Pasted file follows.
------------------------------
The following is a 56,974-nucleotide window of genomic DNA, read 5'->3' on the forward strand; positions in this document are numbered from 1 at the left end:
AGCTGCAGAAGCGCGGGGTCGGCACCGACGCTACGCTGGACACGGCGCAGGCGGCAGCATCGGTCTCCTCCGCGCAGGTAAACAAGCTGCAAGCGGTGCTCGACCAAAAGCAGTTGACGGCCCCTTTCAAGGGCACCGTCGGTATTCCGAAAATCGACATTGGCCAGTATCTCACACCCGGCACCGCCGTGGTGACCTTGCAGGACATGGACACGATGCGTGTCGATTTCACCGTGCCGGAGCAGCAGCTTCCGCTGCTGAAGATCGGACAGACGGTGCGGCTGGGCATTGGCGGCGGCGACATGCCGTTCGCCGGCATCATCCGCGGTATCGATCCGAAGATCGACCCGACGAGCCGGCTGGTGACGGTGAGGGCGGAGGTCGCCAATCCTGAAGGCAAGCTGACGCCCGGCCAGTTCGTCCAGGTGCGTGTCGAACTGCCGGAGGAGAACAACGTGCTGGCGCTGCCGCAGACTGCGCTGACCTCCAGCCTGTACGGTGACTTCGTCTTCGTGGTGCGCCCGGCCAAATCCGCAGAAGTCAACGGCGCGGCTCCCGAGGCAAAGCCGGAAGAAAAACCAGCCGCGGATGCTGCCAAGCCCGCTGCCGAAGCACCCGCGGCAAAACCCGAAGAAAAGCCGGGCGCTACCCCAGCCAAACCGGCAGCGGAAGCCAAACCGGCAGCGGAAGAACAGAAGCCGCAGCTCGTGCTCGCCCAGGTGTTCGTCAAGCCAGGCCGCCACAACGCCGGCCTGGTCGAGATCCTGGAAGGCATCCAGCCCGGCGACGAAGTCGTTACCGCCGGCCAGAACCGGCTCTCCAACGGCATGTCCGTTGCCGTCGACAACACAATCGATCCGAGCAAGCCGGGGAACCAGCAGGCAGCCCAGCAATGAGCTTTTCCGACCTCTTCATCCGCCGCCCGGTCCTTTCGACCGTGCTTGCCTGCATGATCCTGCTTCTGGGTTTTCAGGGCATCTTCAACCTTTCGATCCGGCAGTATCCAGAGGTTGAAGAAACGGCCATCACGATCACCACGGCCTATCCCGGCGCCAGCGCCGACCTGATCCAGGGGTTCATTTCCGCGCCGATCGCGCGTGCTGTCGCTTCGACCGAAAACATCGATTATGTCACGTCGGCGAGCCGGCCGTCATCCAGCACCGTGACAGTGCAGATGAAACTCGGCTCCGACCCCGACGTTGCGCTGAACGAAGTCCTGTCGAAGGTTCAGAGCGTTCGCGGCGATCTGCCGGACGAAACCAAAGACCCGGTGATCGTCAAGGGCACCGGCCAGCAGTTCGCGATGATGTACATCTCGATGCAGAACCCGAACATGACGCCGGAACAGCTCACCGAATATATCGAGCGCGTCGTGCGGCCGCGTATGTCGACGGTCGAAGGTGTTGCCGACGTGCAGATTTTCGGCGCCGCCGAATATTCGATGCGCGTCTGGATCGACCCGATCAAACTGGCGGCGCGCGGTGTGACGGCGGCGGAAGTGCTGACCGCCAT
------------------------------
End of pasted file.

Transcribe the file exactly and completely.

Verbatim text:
The following is a 56,974-nucleotide window of genomic DNA, read 5'->3' on the forward strand; positions in this document are numbered from 1 at the left end:
AGCTGCAGAAGCGCGGGGTCGGCACCGACGCTACGCTGGACACGGCGCAGGCGGCAGCATCGGTCTCCTCCGCGCAGGTAAACAAGCTGCAAGCGGTGCTCGACCAAAAGCAGTTGACGGCCCCTTTCAAGGGCACCGTCGGTATTCCGAAAATCGACATTGGCCAGTATCTCACACCCGGCACCGCCGTGGTGACCTTGCAGGACATGGACACGATGCGTGTCGATTTCACCGTGCCGGAGCAGCAGCTTCCGCTGCTGAAGATCGGACAGACGGTGCGGCTGGGCATTGGCGGCGGCGACATGCCGTTCGCCGGCATCATCCGCGGTATCGATCCGAAGATCGACCCGACGAGCCGGCTGGTGACGGTGAGGGCGGAGGTCGCCAATCCTGAAGGCAAGCTGACGCCCGGCCAGTTCGTCCAGGTGCGTGTCGAACTGCCGGAGGAGAACAACGTGCTGGCGCTGCCGCAGACTGCGCTGACCTCCAGCCTGTACGGTGACTTCGTCTTCGTGGTGCGCCCGGCCAAATCCGCAGAAGTCAACGGCGCGGCTCCCGAGGCAAAGCCGGAAGAAAAACCAGCCGCGGATGCTGCCAAGCCCGCTGCCGAAGCACCCGCGGCAAAACCCGAAGAAAAGCCGGGCGCTACCCCAGCCAAACCGGCAGCGGAAGCCAAACCGGCAGCGGAAGAACAGAAGCCGCAGCTCGTGCTCGCCCAGGTGTTCGTCAAGCCAGGCCGCCACAACGCCGGCCTGGTCGAGATCCTGGAAGGCATCCAGCCCGGCGACGAAGTCGTTACCGCCGGCCAGAACCGGCTCTCCAACGGCATGTCCGTTGCCGTCGACAACACAATCGATCCGAGCAAGCCGGGGAACCAGCAGGCAGCCCAGCAATGAGCTTTTCCGACCTCTTCATCCGCCGCCCGGTCCTTTCGACCGTGCTTGCCTGCATGATCCTGCTTCTGGGTTTTCAGGGCATCTTCAACCTTTCGATCCGGCAGTATCCAGAGGTTGAAGAAACGGCCATCACGATCACCACGGCCTATCCCGGCGCCAGCGCCGACCTGATCCAGGGGTTCATTTCCGCGCCGATCGCGCGTGCTGTCGCTTCGACCGAAAACATCGATTATGTCACGTCGGCGAGCCGGCCGTCATCCAGCACCGTGACAGTGCAGATGAAACTCGGCTCCGACCCCGACGTTGCGCTGAACGAAGTCCTGTCGAAGGTTCAGAGCGTTCGCGGCGATCTGCCGGACGAAACCAAAGACCCGGTGATCGTCAAGGGCACCGGCCAGCAGTTCGCGATGATGTACATCTCGATGCAGAACCCGAACATGACGCCGGAACAGCTCACCGAATATATCGAGCGCGTCGTGCGGCCGCGTATGTCGACGGTCGAAGGTGTTGCCGACGTGCAGATTTTCGGCGCCGCCGAATATTCGATGCGCGTCTGGATCGACCCGATCAAACTGGCGGCGCGCGGTGTGACGGCGGCGGAAGTGCTGACCGCCAT